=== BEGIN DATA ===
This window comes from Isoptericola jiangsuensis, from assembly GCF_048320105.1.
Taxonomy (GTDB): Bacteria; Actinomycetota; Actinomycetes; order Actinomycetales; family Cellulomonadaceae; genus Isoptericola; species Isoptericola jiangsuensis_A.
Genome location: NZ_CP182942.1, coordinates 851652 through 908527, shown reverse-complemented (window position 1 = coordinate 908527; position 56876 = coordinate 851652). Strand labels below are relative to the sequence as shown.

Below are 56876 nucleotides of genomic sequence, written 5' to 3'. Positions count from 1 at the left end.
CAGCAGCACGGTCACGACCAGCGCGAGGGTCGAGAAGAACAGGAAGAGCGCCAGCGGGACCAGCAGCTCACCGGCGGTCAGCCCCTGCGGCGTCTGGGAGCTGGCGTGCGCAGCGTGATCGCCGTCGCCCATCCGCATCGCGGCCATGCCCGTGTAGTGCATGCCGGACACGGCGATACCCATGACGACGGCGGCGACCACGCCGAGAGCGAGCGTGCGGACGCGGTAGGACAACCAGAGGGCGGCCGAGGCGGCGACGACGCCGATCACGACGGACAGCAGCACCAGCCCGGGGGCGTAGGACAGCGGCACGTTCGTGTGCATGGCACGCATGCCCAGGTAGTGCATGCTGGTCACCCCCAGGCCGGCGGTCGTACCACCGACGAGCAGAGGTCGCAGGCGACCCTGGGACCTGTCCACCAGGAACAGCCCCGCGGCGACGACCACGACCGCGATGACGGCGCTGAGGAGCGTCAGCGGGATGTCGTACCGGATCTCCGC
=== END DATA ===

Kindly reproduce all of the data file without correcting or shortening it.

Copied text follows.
This window comes from Isoptericola jiangsuensis, from assembly GCF_048320105.1.
Taxonomy (GTDB): Bacteria; Actinomycetota; Actinomycetes; order Actinomycetales; family Cellulomonadaceae; genus Isoptericola; species Isoptericola jiangsuensis_A.
Genome location: NZ_CP182942.1, coordinates 851652 through 908527, shown reverse-complemented (window position 1 = coordinate 908527; position 56876 = coordinate 851652). Strand labels below are relative to the sequence as shown.

Below are 56876 nucleotides of genomic sequence, written 5' to 3'. Positions count from 1 at the left end.
CAGCAGCACGGTCACGACCAGCGCGAGGGTCGAGAAGAACAGGAAGAGCGCCAGCGGGACCAGCAGCTCACCGGCGGTCAGCCCCTGCGGCGTCTGGGAGCTGGCGTGCGCAGCGTGATCGCCGTCGCCCATCCGCATCGCGGCCATGCCCGTGTAGTGCATGCCGGACACGGCGATACCCATGACGACGGCGGCGACCACGCCGAGAGCGAGCGTGCGGACGCGGTAGGACAACCAGAGGGCGGCCGAGGCGGCGACGACGCCGATCACGACGGACAGCAGCACCAGCCCGGGGGCGTAGGACAGCGGCACGTTCGTGTGCATGGCACGCATGCCCAGGTAGTGCATGCTGGTCACCCCCAGGCCGGCGGTCGTACCACCGACGAGCAGAGGTCGCAGGCGACCCTGGGACCTGTCCACCAGGAACAGCCCCGCGGCGACGACCACGACCGCGATGACGGCGCTGAGGAGCGTCAGCGGGATGTCGTACCGGATCTCCGC